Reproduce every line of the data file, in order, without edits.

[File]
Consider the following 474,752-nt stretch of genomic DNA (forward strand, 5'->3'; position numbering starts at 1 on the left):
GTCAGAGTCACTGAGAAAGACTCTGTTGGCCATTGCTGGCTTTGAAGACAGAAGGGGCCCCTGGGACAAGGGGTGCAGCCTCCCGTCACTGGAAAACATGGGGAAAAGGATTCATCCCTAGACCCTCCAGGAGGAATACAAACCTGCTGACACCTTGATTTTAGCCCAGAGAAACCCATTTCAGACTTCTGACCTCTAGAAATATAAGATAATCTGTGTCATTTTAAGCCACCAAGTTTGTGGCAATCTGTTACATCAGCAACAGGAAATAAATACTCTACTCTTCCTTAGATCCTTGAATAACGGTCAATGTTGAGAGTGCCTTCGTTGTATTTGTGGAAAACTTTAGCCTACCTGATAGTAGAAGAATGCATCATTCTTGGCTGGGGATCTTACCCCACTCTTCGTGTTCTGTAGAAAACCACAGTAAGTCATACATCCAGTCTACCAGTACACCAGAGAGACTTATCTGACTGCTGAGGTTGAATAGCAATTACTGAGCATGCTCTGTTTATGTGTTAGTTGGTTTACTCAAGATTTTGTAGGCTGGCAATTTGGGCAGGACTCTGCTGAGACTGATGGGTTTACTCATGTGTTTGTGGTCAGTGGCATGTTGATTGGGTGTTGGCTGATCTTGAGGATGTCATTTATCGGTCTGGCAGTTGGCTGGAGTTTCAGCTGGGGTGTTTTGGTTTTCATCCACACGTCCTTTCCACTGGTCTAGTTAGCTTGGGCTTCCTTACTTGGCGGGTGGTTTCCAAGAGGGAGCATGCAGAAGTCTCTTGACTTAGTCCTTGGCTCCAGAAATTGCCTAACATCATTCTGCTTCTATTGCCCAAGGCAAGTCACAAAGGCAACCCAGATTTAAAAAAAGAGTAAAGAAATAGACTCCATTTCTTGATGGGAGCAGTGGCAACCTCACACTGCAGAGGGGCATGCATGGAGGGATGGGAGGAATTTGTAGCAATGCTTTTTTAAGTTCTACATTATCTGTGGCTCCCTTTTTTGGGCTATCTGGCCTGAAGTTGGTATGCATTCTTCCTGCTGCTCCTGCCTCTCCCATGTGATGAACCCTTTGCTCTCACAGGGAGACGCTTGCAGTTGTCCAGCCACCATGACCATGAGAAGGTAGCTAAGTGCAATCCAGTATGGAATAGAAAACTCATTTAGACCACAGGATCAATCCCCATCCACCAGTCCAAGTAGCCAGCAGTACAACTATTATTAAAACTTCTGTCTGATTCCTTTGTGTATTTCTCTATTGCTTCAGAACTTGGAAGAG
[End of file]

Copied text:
Consider the following 474,752-nt stretch of genomic DNA (forward strand, 5'->3'; position numbering starts at 1 on the left):
GTCAGAGTCACTGAGAAAGACTCTGTTGGCCATTGCTGGCTTTGAAGACAGAAGGGGCCCCTGGGACAAGGGGTGCAGCCTCCCGTCACTGGAAAACATGGGGAAAAGGATTCATCCCTAGACCCTCCAGGAGGAATACAAACCTGCTGACACCTTGATTTTAGCCCAGAGAAACCCATTTCAGACTTCTGACCTCTAGAAATATAAGATAATCTGTGTCATTTTAAGCCACCAAGTTTGTGGCAATCTGTTACATCAGCAACAGGAAATAAATACTCTACTCTTCCTTAGATCCTTGAATAACGGTCAATGTTGAGAGTGCCTTCGTTGTATTTGTGGAAAACTTTAGCCTACCTGATAGTAGAAGAATGCATCATTCTTGGCTGGGGATCTTACCCCACTCTTCGTGTTCTGTAGAAAACCACAGTAAGTCATACATCCAGTCTACCAGTACACCAGAGAGACTTATCTGACTGCTGAGGTTGAATAGCAATTACTGAGCATGCTCTGTTTATGTGTTAGTTGGTTTACTCAAGATTTTGTAGGCTGGCAATTTGGGCAGGACTCTGCTGAGACTGATGGGTTTACTCATGTGTTTGTGGTCAGTGGCATGTTGATTGGGTGTTGGCTGATCTTGAGGATGTCATTTATCGGTCTGGCAGTTGGCTGGAGTTTCAGCTGGGGTGTTTTGGTTTTCATCCACACGTCCTTTCCACTGGTCTAGTTAGCTTGGGCTTCCTTACTTGGCGGGTGGTTTCCAAGAGGGAGCATGCAGAAGTCTCTTGACTTAGTCCTTGGCTCCAGAAATTGCCTAACATCATTCTGCTTCTATTGCCCAAGGCAAGTCACAAAGGCAACCCAGATTTAAAAAAAGAGTAAAGAAATAGACTCCATTTCTTGATGGGAGCAGTGGCAACCTCACACTGCAGAGGGGCATGCATGGAGGGATGGGAGGAATTTGTAGCAATGCTTTTTTAAGTTCTACATTATCTGTGGCTCCCTTTTTTGGGCTATCTGGCCTGAAGTTGGTATGCATTCTTCCTGCTGCTCCTGCCTCTCCCATGTGATGAACCCTTTGCTCTCACAGGGAGACGCTTGCAGTTGTCCAGCCACCATGACCATGAGAAGGTAGCTAAGTGCAATCCAGTATGGAATAGAAAACTCATTTAGACCACAGGATCAATCCCCATCCACCAGTCCAAGTAGCCAGCAGTACAACTATTATTAAAACTTCTGTCTGATTCCTTTGTGTATTTCTCTATTGCTTCAGAACTTGGAAGAG